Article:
If you were asked to describe yourself, how would you answer?
First, many people may answer about their attributes, such as their age, hometown, or family structure. Others may answer about the community they belong to, such as the company they work for or the title they hold. Some may introduce what they have done in the past, while others may tell about their personality.
None of these are wrong.
On the other hand, if we describe various characteristics in words, do we really describe ourselves?Although they are elements about ourselves, we may not feel as if we are expressing the whole of ourselves or the root of who we are. If breaking down and explaining various characteristics does not make us who we are, how can we capture the “true self”?
The relationship between individuals and organizations will change
In the background of the theme of “True Self,” there is a trend of the times that the relationship between individuals and organizations is changing drastically.
From the Showa era (1926–1989) to the Heisei era ( 1989–2019), the mainstream thought was that the individual belongs to the organization. In a Venn diagram, the individual is completely contained within the framework of the organization.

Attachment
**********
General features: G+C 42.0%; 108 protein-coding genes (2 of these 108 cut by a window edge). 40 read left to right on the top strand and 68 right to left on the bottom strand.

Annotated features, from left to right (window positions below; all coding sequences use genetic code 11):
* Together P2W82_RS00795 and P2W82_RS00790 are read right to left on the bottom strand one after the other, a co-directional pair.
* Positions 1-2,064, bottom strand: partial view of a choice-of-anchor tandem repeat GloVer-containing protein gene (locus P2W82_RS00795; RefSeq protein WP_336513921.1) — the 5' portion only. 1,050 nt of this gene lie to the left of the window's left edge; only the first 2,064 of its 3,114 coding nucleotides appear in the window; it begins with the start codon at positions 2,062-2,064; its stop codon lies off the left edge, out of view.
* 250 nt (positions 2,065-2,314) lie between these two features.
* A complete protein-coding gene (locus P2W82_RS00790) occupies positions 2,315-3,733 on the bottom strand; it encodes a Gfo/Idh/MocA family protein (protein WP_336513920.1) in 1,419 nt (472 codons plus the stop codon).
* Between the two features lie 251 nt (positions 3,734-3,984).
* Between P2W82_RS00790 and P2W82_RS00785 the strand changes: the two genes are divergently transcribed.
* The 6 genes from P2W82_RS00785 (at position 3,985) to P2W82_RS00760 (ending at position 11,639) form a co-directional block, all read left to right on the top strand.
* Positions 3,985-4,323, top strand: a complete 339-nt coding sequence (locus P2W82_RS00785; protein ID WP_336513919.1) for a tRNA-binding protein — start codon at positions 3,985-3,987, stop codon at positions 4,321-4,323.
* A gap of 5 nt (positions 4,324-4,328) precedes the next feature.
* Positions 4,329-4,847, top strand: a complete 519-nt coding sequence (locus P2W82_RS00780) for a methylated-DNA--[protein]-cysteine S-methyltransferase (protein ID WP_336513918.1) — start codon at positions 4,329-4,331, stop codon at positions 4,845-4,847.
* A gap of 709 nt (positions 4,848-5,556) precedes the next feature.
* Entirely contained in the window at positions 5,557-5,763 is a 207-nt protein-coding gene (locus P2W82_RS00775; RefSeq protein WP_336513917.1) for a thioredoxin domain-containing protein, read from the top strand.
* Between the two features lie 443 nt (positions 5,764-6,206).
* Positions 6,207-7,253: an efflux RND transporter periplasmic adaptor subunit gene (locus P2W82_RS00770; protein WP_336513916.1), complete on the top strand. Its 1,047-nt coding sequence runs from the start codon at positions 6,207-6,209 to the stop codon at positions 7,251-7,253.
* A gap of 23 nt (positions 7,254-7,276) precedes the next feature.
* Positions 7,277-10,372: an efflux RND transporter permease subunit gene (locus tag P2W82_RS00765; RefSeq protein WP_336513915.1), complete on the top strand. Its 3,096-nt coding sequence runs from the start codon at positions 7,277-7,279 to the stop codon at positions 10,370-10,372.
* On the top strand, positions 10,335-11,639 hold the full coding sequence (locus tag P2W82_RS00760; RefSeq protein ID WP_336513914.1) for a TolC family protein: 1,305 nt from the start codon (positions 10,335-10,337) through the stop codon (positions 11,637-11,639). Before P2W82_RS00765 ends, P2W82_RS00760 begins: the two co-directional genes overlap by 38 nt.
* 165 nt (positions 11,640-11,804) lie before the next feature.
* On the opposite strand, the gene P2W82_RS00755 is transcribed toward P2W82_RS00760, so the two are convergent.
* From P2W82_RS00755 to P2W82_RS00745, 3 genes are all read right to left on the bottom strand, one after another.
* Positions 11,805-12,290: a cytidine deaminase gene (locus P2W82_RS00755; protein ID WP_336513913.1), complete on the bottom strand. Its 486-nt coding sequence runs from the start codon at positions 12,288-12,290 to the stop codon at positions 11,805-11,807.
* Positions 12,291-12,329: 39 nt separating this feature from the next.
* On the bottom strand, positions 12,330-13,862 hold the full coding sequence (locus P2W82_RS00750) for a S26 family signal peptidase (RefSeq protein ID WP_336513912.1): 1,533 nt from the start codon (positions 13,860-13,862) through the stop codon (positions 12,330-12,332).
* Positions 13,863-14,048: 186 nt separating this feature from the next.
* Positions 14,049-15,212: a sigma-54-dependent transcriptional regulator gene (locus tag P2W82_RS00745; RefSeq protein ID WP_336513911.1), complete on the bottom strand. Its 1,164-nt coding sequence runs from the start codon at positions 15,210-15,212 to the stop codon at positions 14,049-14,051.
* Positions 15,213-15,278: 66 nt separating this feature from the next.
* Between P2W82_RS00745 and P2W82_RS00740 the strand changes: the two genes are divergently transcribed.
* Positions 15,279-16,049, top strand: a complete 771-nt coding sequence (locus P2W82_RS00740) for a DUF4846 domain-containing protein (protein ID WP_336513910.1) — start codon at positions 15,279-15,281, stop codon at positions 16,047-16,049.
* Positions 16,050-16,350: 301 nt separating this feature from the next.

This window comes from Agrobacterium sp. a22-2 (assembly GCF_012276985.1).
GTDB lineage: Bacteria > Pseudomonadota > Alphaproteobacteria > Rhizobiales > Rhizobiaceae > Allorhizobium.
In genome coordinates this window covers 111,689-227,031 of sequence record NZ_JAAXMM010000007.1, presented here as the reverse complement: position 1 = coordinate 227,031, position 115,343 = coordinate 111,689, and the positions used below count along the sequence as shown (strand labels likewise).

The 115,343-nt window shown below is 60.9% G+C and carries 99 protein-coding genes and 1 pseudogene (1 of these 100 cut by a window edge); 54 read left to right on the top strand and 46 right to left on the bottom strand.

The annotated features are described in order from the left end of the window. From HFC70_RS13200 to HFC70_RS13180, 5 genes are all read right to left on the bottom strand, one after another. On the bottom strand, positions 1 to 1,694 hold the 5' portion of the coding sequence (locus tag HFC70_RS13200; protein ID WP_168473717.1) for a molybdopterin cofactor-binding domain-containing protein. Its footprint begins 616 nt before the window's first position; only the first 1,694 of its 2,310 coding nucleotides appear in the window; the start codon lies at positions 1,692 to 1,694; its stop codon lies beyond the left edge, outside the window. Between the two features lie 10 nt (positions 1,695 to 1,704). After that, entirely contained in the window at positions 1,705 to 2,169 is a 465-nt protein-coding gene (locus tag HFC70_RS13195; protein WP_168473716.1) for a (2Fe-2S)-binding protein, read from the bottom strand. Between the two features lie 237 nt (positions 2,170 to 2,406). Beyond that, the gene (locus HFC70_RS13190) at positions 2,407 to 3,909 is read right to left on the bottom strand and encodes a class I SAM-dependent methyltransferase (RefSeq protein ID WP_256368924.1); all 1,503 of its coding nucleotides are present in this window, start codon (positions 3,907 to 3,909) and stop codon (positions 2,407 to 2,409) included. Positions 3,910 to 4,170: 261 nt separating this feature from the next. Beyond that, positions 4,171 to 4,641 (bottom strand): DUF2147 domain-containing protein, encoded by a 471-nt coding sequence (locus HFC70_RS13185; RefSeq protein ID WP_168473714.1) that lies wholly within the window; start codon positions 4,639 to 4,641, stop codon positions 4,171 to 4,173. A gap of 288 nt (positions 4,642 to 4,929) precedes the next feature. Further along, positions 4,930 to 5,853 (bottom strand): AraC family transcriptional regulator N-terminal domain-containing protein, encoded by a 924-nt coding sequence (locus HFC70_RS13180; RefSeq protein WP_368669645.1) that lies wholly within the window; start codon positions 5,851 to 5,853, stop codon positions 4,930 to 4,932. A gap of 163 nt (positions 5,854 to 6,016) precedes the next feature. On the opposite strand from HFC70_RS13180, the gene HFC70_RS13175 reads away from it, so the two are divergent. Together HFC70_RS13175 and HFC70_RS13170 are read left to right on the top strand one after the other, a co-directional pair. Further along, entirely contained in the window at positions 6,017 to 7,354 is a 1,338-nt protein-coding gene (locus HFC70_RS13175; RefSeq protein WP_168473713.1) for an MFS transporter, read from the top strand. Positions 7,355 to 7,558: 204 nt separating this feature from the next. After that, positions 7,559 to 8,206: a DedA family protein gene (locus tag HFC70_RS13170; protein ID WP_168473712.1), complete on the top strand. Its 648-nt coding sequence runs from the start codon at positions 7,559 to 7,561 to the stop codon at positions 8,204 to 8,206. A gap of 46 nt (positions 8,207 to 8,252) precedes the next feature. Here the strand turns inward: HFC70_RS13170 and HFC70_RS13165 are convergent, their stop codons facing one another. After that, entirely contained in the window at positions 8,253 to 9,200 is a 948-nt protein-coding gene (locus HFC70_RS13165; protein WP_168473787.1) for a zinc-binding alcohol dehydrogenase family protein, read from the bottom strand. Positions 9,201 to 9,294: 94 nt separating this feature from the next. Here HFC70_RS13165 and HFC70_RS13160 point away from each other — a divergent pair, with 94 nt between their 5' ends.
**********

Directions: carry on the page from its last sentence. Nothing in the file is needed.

However, in the future, instead of having an organization and the individual being completely contained within that organization, I believe that it will become more common for individuals to work in a way that combines multiple organizations, projects, and jobs. In a Venn diagram, the circle of individuals and the circle of organizations are lined up side by side on equal terms, with some areas of overlap and some areas of non-overlap.
In an age when titles mean less and less, what should we trust?
In such an environment, titles themselves become less and less meaningful. Being the “General Manager of Company XX” does not mean much once you leave the company. What you can do with your experience as the general manager of Company XX becomes more and more important.
Furthermore, as we become part of multiple organizations and industries, we realize that our reputation in one area is not valid in other areas. Even if we get good grades in school, the grades themselves do not mean much in business. Even if we have a good reputation in one company or industry, we may not be recognized as valuable at all when we go outside.
Titles and evaluations are “other people’s judgments” of us within a particular community. If we rely on what others think of us, we may find ourselves doing well in some situations but not in others. Or, we may be able to act like ourselves in situations where we are evaluated by others, but not in other situations where we are not evaluated by others.
This is not to say that other people’s evaluations have no value. There may be situations where we can work together more smoothly if we are evaluated by others. However, if we rely only on the evaluations of others, there are many things that can go wrong.
In times like these, it is the “true self” that becomes the foundation. From now on, the strongest people will be those who can trust themselves, not what others think of them. Trust in oneself is called self-trust.
I was originally a person with weak self-trust